Quiz Questions

7. Why did Newton conclude that some force had to

pull the Moon toward Earth? a. The Moon's

orbital motion is a curved fall around Earth. b.

The Moon has an acceleration toward Earth. c. The

force and acceleration in Newton's second law

must have the same direction. d. Both b and c

above. e. All of the above.

Quiz Questions

8. What did Newton determine is necessary for the

force exerted by the Sun on the planets to yield

elliptical orbits? a. The force must be

attractive. b. The force must be repulsive. c.

The force must vary inversely with distance. d.

The force must vary inversely with distance

squared. e. Both a and d above.

Quiz Questions

9. Which of Kepler's laws of planetary motion is

a consequence of the conservation of angular

momentum? a. The planets orbit the Sun in

elliptical paths with the Sun at one focus. b. A

planet-Sun line sweeps out equal areas in equal

intervals of time. c. The orbital period of a

planet squared is proportional to its semimajor

axis cubed. d. Both b and c above. e. All of the

above.

Quiz Questions

10. How did Galileo slow down time in his falling

body experiments? a. He performed the

experiments near the speed of light. b. He

measured the time objects took to fall through

water. c. He used a stopwatch. d. He rolled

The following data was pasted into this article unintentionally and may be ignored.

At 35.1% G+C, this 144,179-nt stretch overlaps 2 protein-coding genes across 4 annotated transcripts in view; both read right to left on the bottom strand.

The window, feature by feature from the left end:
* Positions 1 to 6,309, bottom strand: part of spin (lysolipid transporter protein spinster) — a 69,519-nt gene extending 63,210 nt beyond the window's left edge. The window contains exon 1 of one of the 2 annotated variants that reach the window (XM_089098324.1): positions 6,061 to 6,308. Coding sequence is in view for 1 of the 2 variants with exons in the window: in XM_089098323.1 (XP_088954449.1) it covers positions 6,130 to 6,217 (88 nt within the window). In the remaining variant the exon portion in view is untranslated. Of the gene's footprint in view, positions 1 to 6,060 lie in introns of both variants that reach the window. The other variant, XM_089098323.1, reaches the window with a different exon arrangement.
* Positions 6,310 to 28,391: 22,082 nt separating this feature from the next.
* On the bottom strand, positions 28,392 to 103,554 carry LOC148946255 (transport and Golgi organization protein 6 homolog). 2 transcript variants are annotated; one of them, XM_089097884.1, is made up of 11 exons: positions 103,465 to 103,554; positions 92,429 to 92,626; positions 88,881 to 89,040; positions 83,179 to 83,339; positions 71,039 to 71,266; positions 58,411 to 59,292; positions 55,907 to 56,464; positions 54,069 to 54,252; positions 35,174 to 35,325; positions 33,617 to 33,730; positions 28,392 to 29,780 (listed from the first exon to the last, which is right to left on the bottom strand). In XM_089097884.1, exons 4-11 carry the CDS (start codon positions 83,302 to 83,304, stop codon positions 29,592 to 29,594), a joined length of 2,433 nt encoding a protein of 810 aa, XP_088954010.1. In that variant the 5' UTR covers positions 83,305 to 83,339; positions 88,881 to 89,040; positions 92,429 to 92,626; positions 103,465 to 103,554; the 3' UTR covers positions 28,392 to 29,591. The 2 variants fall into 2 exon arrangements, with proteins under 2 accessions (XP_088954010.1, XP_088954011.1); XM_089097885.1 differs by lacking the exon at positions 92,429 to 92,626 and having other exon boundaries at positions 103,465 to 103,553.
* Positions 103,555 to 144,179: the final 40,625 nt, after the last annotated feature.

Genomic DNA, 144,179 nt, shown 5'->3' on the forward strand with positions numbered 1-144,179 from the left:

objects down inclines at low angles. e. He began

each fall with an upward toss.

Quiz Questions

11. Which of Newton's laws was first worked out

by Galileo? a. The law of inertia. b. The net

force on an object is equal to the product of its

mass and its acceleration. c. The law of action

and reaction. d. The law of universal mutual

gravitation. e. Both c and d above.

Quiz Questions

12. According to Newton's laws, how does the

amount of gravitational force on Earth by the Sun

compare to the amount of gravitational force on

the Sun by Earth? a. The amount of force on

Earth by the Sun is greater by the ratio of the

Sun's mass to Earth's mass. b. The amount of

force on the Sun by Earth is negligible. c. The

amount of force on the Sun by Earth is the same

as the amount of force on Earth by the Sun. d.

The amount of force on the Sun by Earth is